As a woman of faith, I’d like to share with you a few of the many times when I have felt and responded to God urgings. As I approach my 90th year, I look back on these experiences with gratefulness and joy.
Spending 30 years of my life as a teacher in Georgia’s schools wasn’t in my original game plan prior to 1953. I had expected to begin graduate studies to become an international missionary after graduating from the University of Mary Hardin- Baylor, Belton, Texas. I can thank the late Dr. M. Theron Rankin, executive secretary of the Southern Baptist Foreign Mission Board, who was then holding a spiritual enrichment seminar on my college campus, for altering my path. He suggested it would be wise for me to have some work experiences before going to graduate school. I took his advice and left Texas and headed home to Savannah, Georgia, where I’d been accepted as a sixth-grade teacher on a provisional teacher’s certificate.
I felt I’d made the right choice to become a teacher when on my first day the principal said to me, “I wish I had a camera. You’re glowing!”
Since that inaugural year of teaching – 1953-54 – I continued to hold on to my dream of becoming an international missionary while I earned a master’s degree in religious education. My missionary calling lost traction when I was told I could not be commissioned solely as a teacher. In those days becoming a woman minister was unheard of to me.
In the late 1950s – 1960s I became a minister of education-youth, got married, welcomed a child, and, once again, resumed my role as a public-school teacher.
For the next three decades, following the Holy Spirit’s leadership, I poured my heart and mind into becoming a great educator. Now, as then, I consider my role as a public-school teacher as one of God’s unique calls to service. I continued my active roles in our church while upgrading my certification and educational degrees which coincided with my teaching third graders in 1966.
It was while I was educating fifth graders in 1970 that I was confronted by our curriculum staff with a new proposal. Federal funds had been allotted to our school system under the umbrella of special education with a new designation called learning disabilities, and I had been asked to participate in its formation. After much soul-searching I said, “Yes, Lord, I’ll do it.” All the years that followed have convinced me that teaching special children was part of God’s plan for my life.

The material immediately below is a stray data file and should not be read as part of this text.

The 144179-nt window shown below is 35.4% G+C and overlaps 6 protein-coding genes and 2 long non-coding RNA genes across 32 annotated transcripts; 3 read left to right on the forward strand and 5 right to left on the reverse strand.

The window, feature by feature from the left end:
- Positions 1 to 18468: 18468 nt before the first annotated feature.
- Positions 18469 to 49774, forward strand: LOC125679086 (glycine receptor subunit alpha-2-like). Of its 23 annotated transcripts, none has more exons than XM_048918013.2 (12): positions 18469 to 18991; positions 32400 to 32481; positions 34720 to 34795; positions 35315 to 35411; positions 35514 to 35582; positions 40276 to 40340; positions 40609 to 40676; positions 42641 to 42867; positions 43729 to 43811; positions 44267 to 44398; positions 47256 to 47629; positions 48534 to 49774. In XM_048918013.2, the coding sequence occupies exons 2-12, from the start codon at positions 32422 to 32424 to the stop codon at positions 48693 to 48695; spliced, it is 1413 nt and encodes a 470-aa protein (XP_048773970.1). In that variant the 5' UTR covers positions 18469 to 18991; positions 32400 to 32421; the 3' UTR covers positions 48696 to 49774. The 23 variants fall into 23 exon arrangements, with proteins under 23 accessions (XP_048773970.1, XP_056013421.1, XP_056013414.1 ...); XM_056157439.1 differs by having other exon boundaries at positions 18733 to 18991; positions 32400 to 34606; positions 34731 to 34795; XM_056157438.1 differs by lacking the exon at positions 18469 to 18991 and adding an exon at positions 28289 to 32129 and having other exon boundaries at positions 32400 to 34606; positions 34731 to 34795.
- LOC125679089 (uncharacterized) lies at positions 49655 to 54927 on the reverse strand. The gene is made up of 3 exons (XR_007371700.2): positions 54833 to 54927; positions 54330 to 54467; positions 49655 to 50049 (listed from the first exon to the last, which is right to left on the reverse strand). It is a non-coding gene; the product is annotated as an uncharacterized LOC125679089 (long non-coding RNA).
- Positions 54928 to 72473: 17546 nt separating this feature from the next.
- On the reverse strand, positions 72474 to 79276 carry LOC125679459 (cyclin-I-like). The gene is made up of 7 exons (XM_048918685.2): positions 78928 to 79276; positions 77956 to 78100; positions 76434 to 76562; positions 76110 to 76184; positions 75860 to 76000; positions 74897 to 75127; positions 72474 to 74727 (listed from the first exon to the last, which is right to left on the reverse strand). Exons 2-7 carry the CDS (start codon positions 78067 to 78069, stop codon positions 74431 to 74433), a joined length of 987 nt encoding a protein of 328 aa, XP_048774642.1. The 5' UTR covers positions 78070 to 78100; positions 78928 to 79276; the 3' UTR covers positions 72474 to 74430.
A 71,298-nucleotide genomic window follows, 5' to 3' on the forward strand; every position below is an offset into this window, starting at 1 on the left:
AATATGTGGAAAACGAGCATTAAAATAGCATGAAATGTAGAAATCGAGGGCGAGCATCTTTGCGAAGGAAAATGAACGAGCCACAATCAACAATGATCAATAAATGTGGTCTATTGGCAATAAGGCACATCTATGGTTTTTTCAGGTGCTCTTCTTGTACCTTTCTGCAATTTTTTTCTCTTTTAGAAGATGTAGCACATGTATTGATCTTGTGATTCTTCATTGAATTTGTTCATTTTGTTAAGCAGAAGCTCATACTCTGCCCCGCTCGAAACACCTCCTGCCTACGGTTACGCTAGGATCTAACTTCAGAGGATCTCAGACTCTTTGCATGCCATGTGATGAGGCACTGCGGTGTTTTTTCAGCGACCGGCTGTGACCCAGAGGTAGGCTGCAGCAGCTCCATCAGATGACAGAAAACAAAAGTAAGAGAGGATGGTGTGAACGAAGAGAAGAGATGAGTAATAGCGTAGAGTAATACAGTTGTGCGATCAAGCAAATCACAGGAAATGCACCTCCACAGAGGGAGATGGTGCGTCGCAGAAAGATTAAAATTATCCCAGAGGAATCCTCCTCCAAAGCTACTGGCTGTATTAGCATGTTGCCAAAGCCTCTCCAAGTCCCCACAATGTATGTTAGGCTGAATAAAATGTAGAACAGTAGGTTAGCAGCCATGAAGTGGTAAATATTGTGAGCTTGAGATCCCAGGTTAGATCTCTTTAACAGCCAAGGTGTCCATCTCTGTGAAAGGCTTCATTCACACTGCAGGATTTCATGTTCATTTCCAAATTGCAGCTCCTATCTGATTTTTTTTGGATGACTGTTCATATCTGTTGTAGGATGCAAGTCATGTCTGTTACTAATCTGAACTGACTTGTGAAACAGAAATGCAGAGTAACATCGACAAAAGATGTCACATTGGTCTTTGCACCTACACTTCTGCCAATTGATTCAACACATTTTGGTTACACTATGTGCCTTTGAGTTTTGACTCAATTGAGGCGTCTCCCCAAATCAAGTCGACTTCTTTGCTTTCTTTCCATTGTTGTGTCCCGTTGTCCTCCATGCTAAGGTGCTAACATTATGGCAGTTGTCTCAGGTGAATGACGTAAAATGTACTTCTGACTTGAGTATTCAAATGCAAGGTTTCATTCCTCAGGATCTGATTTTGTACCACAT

The third big call to serve that came to me was unrelated to my role as a teacher. During my attendance at the 1985 Southern Baptist Convention in Dallas, I became aware that the role of women in the SBC, under the guise of inerrant scriptures, was in great peril. The denomination split was finalized in 1991 with the formation of the Cooperative Baptist Fellowship.
By the mid-1990s, I’d completed my tenure as a teacher, my husband had died, and my son was completing his master’s degree in oboe performance at the University of Louisville, Kentucky. While I continued to serve as an unpaid staff children’s minister, it bothered me that the members of Rossville First Baptist, where, along with my husband, I had served for 20-plus years, showed no interest in women being allowed to serve as ministers or deacons.
It was while I was taking a class in water aerobics at the downtown YMCA (1994) that a parishioner from First Baptist Church of Chattanooga and I became friends. My friendship with Rolena Ingram was the catalyst God used to lead me to move my membership to the First Baptist Church of Chattanooga where the emphasis is “Every member a minister and where it is a joy to serve and to be served.”
Fast forward to 2007 when I moved to a retirement community, and I’ve since authored nine books—seven of them with Good Faith Media.
In the midst of the Covid-19 pandemic, my teaching background and faith focus comes into play daily. I spend my days sharing smiles, writing notes, and offering encouraging words to others.
I’ll turn 90 this February, and, in closing, would like to share a portion of a hymn phrase for your contemplation.
He Leadeth Me!
He leadeth me! O blessed thought!
O words with heavenly comfort fraught;
Whate’er I do, where’er I be,
Still ‘tis God’s hand that leadeth me!
The song writer speaks of good times and bad times but always with the assurance of God’s gracious guidance.
Lynelle Mason is a Stephen minister who holds a master’s degree in religious education, and she’s also the author of nine books now writing a nonfiction work of her life prior to and culminating with World War II. Visit Lynelle’s website at https://lynellemason.com/.